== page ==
"Club culture is the natural home for multimedia and new technology," says multimedia artist and musician Derek Richards. "Modern digital technology enables fast communication and the ability, literally, to sample and remix culture. Traditionally, clubs have always worked as an interactive space. Technology takes that interactivity into a completely new and different dimension."
He should know. In 1995 Richards was responsible for directing the world's first transatlantic jamming session, the Digital Slam - a collaborative performance of poetry, music and art between artists in New York and London. Just last month Richards took the concept one step further and, through his own company Hyperjam, co-produced Samhain (pronounced "sowan"), a live improvisation involving musicians at venues in London and Dublin, together with the Dublin-based multimedia group the Fifth Province.
Samhain took place on 31 October and is the first in a series of quarterly events tied to ancient festivals of Irish culture. The origins of Hallowe'en mark the transition from one year to another, explains Fifth Province producer Eamon Hession. The festival was traditionally celebrated at the junction between the four provinces in Ireland.
The next festival, in February, focuses on fertility and femininity and will be marked by a live link between performers in Cork and New York. A series of similar events will culminate in a major live interactive performance already being planned for New Year's Eve 1999. "The idea is to achieve a live link-up of performers in different physical locations," Hession says. "It's about points of intersection - achieving a performance that occurs neither here nor there but in a `third space': cyberspace."
Live interaction is possible using video-conferencing equipment connected to ISDN lines linking each venue - an approach first pioneered by the US group Electronic Cafe which linked four different ethnic groups to produce a live multimedia performance using video-conferencing equipment, satellite phone links, faxes and the Internet during the 1994 Los Angeles Olympics.
But it's not just about technology for technology's sake, Richards insists. "Human relationships are the key. Which is why we took as our starting point ways of linking different artists across the divide. By linking two physical spaces we are able to expand the club space and the interrelation of the humans within it."
With Digital Slam there had been little direct collaboration between the two participating sites. "Performances alternated rather than coincided," he adds. "We set up identical musical kit at each venue linked by an ordinary phone line used to transmit instructions to the electronic equipment which replicated audio from one end at the other."
Two years on, technology can now transmit audio by ISDN and the transfer is fast enough to allow truly live jamming. "The emphasis is on live transmission using ISDN rather than the Net which cannot yet deliver CD-quality sound or sharp enough pictures," Hession explains.
The organisers traded up from a single telephone link to three ISDN lines linking a Sony T5000 video-conferencing unit with built-in multiplexer in London and in Dublin. Sound and video were separated before transmission because, Hession explains, while audio can be relayed in a microsecond, video images take around half a second to be relayed. Both were compressed and fed through a Dolby AC2 unit and compressor to enhance the audio quality and speed up transmission.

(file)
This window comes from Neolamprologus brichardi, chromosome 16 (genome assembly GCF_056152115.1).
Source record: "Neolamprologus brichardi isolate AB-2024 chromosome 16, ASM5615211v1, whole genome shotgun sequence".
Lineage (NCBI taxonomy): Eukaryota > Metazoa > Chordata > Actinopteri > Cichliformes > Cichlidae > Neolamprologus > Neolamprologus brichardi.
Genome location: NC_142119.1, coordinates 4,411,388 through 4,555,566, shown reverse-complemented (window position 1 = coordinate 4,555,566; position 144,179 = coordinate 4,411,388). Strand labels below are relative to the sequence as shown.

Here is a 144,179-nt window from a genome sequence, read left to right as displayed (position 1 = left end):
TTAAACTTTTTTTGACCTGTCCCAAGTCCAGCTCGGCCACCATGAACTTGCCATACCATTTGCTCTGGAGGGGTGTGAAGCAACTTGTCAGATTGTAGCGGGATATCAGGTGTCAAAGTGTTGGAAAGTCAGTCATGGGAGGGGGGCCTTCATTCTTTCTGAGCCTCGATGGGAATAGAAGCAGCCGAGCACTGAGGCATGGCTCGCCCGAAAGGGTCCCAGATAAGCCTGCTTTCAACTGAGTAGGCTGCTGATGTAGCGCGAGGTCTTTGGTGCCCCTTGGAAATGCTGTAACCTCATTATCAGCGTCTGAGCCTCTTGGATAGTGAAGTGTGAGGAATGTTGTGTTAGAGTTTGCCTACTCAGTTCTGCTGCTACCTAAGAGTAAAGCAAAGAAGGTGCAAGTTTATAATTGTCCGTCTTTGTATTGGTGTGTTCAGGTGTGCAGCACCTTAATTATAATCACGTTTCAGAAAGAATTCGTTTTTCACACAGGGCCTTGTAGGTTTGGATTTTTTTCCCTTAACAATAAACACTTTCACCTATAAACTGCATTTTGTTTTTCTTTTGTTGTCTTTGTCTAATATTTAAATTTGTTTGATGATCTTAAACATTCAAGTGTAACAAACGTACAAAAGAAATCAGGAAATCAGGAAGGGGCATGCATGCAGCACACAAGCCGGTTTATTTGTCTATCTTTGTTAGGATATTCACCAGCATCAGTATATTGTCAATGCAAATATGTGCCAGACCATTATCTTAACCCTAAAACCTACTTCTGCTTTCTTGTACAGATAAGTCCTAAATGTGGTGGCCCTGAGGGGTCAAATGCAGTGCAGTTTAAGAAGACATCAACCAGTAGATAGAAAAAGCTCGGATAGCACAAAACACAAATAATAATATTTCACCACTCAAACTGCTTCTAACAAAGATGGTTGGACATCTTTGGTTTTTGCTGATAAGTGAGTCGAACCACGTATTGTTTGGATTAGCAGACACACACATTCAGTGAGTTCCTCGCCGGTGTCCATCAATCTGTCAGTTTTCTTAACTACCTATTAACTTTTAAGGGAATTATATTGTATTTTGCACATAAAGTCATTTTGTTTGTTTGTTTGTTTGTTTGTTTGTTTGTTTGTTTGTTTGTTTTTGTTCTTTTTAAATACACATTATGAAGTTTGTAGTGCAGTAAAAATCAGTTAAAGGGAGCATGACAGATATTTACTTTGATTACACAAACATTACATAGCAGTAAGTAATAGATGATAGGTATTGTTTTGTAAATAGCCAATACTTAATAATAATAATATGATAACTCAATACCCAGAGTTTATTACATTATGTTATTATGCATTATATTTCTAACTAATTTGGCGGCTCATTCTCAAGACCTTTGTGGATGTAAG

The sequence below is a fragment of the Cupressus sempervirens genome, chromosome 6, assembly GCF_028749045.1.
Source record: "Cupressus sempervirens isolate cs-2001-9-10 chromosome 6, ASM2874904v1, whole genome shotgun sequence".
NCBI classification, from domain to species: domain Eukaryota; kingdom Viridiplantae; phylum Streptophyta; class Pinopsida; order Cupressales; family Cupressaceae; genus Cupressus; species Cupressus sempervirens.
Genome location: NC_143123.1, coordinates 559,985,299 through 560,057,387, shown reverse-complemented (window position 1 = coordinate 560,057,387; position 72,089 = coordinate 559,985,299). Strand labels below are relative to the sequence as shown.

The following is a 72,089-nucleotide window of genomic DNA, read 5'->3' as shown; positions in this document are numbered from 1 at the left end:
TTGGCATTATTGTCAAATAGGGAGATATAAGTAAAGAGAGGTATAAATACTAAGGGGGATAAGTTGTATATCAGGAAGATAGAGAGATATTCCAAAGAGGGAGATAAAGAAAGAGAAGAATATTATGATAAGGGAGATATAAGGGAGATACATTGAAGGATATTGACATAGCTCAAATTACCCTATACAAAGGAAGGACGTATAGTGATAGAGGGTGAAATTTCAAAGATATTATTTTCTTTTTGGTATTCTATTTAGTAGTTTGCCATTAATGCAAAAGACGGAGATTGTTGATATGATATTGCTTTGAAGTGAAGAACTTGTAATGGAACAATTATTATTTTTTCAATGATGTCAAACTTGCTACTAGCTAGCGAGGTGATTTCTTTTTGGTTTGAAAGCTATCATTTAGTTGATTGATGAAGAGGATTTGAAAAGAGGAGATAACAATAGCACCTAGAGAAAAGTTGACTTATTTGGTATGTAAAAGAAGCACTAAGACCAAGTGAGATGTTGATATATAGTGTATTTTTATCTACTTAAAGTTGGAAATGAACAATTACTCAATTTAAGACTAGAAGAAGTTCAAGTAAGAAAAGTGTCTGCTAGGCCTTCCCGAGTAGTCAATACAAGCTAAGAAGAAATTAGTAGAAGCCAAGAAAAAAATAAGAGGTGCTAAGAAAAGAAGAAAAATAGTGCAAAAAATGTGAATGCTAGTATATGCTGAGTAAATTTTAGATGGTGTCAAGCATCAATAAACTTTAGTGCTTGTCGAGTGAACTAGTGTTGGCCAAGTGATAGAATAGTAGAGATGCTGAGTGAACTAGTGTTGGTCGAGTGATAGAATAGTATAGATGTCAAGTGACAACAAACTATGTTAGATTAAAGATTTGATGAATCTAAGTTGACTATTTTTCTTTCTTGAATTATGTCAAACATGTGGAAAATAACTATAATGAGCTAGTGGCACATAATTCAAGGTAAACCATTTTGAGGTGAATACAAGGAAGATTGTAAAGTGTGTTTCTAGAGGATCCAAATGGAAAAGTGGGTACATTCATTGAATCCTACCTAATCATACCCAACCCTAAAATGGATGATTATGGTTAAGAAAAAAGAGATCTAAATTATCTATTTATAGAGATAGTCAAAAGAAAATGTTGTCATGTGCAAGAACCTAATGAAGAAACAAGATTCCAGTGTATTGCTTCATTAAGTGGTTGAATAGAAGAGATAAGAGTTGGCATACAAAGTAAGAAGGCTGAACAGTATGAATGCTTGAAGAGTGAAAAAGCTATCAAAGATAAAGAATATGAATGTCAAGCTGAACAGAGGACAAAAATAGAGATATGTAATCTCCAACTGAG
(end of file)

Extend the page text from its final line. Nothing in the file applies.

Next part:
Celtic and African performers based in both cities - including Talvin Singh, Simon Emerson, the jazz singer and drum and bass musician Cleveland Watkiss and Inna.most - jammed together with additional visuals mixed in live displayed on giant screens to clubbers at each venue. Musicians in one site improvised to the audio feed from the musicians at the other site, keeping an eye on the video screens for further guidance. The end result was simultaneously played out over the Internet via the co-producers' Web sites and that of the event's sponsor, Guinness.
Encouraged by Samhain's success, Richards is now setting up a permanent interactive multimedia installation in a north London night club, Propaganda.
Called Club 21st Century, the event will take place fortnightly from December. Clubbers will be able to use an interactive area to communicate with others over the Internet as well as a live link with another club, possibly Paradiso in Amsterdam, using ISDN lines and video-conferencing kit. There's also talk of another major interactive performance early in the New Year.
Developments are being watched closely by brewers and other possible sponsors eager to make use of the event's commercial potential. New media marketing consultancy CHBi, where Richards is based part-time as head of production, is keen to develop such live events using the Internet and other interactive media.
"Companies eager to use this sort of technology for commercial activities need to understand what will and will not work," CHBi partner Mike Beeston explains. "We believe live performance through digital media has significant potential." With the promise of digital TV services and video-on-demand there is a danger entertainment material is perceived as little more than a commodity to be turned on and off at the user's whim.
"Live one-off events, however, promise immediacy and exclusivity. The sense of communality created by events like Samhain - or the possibility of actors in different locations performing a cyber play, live - could be beneficial to marketers."Reuse content